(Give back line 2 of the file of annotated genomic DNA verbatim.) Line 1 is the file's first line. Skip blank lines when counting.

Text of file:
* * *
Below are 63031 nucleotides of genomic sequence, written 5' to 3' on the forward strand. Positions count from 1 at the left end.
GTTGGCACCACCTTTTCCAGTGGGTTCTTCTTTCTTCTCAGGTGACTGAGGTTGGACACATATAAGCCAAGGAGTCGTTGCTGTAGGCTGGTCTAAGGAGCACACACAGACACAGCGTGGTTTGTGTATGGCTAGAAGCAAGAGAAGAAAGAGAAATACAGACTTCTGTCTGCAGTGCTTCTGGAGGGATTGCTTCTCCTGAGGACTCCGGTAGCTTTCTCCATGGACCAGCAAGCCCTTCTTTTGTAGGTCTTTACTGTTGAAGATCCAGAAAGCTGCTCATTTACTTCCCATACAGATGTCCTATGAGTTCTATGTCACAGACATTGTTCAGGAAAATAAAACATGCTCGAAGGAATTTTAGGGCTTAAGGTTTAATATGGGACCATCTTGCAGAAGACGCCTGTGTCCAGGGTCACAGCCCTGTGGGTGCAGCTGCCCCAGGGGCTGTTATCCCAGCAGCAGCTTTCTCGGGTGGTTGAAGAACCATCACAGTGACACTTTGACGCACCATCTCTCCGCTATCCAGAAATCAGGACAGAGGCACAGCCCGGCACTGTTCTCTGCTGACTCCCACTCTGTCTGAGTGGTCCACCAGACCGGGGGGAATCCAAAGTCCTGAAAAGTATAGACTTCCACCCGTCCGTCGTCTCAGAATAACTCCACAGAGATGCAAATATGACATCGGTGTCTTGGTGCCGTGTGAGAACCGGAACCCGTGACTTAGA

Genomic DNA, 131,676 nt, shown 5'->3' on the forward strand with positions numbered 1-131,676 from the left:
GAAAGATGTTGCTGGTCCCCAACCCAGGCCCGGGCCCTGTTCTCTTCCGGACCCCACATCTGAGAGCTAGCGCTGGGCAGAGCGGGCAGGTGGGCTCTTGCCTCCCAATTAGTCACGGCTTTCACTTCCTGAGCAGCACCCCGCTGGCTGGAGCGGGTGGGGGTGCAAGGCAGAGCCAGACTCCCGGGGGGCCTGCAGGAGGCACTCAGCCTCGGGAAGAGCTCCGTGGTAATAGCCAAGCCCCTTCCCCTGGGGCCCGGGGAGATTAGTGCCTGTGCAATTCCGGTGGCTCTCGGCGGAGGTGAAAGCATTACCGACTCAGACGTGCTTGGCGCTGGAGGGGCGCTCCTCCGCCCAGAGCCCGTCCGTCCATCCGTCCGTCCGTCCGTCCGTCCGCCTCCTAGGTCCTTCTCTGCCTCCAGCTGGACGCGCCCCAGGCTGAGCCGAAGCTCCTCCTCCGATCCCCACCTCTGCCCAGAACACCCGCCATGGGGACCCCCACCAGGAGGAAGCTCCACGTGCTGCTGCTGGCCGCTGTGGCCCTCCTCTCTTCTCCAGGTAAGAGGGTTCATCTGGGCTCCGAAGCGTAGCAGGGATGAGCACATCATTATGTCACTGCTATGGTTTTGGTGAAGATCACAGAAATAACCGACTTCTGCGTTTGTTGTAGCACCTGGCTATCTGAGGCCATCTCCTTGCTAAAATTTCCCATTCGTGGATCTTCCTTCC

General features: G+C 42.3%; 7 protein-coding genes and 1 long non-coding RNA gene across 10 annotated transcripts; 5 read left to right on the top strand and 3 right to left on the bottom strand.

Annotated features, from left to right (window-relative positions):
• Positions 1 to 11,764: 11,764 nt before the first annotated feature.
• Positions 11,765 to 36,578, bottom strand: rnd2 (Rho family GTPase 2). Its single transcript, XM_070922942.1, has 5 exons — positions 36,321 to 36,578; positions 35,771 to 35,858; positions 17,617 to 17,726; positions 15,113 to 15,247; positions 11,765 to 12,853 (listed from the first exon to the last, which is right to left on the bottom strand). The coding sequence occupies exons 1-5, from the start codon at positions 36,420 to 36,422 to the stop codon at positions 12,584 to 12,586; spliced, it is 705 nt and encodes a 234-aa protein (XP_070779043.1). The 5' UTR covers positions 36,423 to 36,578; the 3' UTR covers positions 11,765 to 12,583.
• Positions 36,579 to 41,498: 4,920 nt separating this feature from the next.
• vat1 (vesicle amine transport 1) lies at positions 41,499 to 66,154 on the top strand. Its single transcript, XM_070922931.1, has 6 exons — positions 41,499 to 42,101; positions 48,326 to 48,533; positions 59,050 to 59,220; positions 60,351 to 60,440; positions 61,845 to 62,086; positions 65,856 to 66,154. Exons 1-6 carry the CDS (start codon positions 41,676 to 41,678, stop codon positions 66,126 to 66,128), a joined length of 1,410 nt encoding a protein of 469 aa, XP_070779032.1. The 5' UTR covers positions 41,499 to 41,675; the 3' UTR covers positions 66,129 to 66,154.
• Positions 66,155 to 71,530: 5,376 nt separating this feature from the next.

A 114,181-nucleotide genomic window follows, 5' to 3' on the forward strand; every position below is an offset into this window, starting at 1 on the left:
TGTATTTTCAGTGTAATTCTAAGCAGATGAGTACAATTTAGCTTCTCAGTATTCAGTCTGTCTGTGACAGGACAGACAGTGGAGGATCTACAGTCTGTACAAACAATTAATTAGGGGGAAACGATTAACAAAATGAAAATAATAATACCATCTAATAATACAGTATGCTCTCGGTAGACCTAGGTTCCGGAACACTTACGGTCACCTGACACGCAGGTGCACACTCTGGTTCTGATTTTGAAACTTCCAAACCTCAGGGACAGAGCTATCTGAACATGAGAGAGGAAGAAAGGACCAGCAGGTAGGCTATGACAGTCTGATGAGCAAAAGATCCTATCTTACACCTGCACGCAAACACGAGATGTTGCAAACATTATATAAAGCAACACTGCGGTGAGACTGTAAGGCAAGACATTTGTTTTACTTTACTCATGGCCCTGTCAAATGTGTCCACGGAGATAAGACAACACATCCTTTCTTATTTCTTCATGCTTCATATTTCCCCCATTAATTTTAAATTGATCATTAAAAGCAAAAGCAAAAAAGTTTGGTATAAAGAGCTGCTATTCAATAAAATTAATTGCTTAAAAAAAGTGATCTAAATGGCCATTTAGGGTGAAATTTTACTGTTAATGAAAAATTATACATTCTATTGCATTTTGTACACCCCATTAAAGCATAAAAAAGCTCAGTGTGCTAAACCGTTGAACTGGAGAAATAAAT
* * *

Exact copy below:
GTTGGCACCACCTTTTCCAGTGGGTTCTTCTTTCTTCTCAGGTGACTGAGGTTGGACACATATAAGCCAAGGAGTCGTTGCTGTAGGCTGGTCTAAGGAGCACACACAGACACAGCGTGGTTTGTGTATGGCTAGAAGCAAGAGAAGAAAGAGAAATACAGACTTCTGTCTGCAGTGCTTCTGGAGGGATTGCTTCTCCTGAGGACTCCGGTAGCTTTCTCCATGGACCAGCAAGCCCTTCTTTTGTAGGTCTTTACTGTTGAAGATCCAGAAAGCTGCTCATTTACTTCCCATACAGATGTCCTATGAGTTCTATGTCACAGACATTGTTCAGGAAAATAAAACATGCTCGAAGGAATTTTAGGGCTTAAGGTTTAATATGGGACCATCTTGCAGAAGACGCCTGTGTCCAGGGTCACAGCCCTGTGGGTGCAGCTGCCCCAGGGGCTGTTATCCCAGCAGCAGCTTTCTCGGGTGGTTGAAGAACCATCACAGTGACACTTTGACGCACCATCTCTCCGCTATCCAGAAATCAGGACAGAGGCACAGCCCGGCACTGTTCTCTGCTGACTCCCACTCTGTCTGAGTGGTCCACCAGACCGGGGGGAATCCAAAGTCCTGAAAAGTATAGACTTCCACCCGTCCGTCGTCTCAGAATAACTCCACAGAGATGCAAATATGACATCGGTGTCTTGGTGCCGTGTGAGAACCGGAACCCGTGACTTAGA